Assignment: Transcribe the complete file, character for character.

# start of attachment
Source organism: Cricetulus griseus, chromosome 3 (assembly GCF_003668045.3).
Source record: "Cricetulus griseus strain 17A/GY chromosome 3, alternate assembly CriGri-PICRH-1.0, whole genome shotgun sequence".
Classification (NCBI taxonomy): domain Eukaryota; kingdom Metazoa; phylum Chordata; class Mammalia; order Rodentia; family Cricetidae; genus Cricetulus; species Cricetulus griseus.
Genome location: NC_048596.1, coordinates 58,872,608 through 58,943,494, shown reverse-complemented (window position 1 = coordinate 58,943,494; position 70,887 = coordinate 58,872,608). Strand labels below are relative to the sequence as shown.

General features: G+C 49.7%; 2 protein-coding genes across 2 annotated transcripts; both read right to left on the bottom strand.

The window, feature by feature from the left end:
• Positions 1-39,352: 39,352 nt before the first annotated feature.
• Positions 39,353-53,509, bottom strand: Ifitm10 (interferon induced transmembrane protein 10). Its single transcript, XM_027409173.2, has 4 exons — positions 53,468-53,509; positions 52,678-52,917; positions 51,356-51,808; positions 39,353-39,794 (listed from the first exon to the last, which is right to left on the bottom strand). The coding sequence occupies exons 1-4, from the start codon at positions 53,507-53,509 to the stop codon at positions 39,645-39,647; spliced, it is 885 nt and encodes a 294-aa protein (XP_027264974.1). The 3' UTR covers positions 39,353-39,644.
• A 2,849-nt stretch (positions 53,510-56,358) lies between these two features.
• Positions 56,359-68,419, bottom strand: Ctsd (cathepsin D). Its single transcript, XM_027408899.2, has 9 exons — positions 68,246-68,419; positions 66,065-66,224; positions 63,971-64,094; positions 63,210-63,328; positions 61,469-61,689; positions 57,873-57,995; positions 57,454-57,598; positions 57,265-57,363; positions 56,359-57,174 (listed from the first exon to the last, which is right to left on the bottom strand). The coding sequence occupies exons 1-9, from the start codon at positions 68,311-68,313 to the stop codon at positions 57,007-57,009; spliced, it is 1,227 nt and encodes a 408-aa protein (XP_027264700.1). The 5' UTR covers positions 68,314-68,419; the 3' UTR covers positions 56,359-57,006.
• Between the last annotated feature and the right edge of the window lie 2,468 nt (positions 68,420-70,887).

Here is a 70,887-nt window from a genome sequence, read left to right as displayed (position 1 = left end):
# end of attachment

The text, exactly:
Source organism: Cricetulus griseus, chromosome 3 (assembly GCF_003668045.3).
Source record: "Cricetulus griseus strain 17A/GY chromosome 3, alternate assembly CriGri-PICRH-1.0, whole genome shotgun sequence".
Classification (NCBI taxonomy): domain Eukaryota; kingdom Metazoa; phylum Chordata; class Mammalia; order Rodentia; family Cricetidae; genus Cricetulus; species Cricetulus griseus.
Genome location: NC_048596.1, coordinates 58,872,608 through 58,943,494, shown reverse-complemented (window position 1 = coordinate 58,943,494; position 70,887 = coordinate 58,872,608). Strand labels below are relative to the sequence as shown.

General features: G+C 49.7%; 2 protein-coding genes across 2 annotated transcripts; both read right to left on the bottom strand.

The window, feature by feature from the left end:
• Positions 1-39,352: 39,352 nt before the first annotated feature.
• Positions 39,353-53,509, bottom strand: Ifitm10 (interferon induced transmembrane protein 10). Its single transcript, XM_027409173.2, has 4 exons — positions 53,468-53,509; positions 52,678-52,917; positions 51,356-51,808; positions 39,353-39,794 (listed from the first exon to the last, which is right to left on the bottom strand). The coding sequence occupies exons 1-4, from the start codon at positions 53,507-53,509 to the stop codon at positions 39,645-39,647; spliced, it is 885 nt and encodes a 294-aa protein (XP_027264974.1). The 3' UTR covers positions 39,353-39,644.
• A 2,849-nt stretch (positions 53,510-56,358) lies between these two features.
• Positions 56,359-68,419, bottom strand: Ctsd (cathepsin D). Its single transcript, XM_027408899.2, has 9 exons — positions 68,246-68,419; positions 66,065-66,224; positions 63,971-64,094; positions 63,210-63,328; positions 61,469-61,689; positions 57,873-57,995; positions 57,454-57,598; positions 57,265-57,363; positions 56,359-57,174 (listed from the first exon to the last, which is right to left on the bottom strand). The coding sequence occupies exons 1-9, from the start codon at positions 68,311-68,313 to the stop codon at positions 57,007-57,009; spliced, it is 1,227 nt and encodes a 408-aa protein (XP_027264700.1). The 5' UTR covers positions 68,314-68,419; the 3' UTR covers positions 56,359-57,006.
• Between the last annotated feature and the right edge of the window lie 2,468 nt (positions 68,420-70,887).

Here is a 70,887-nt window from a genome sequence, read left to right as displayed (position 1 = left end):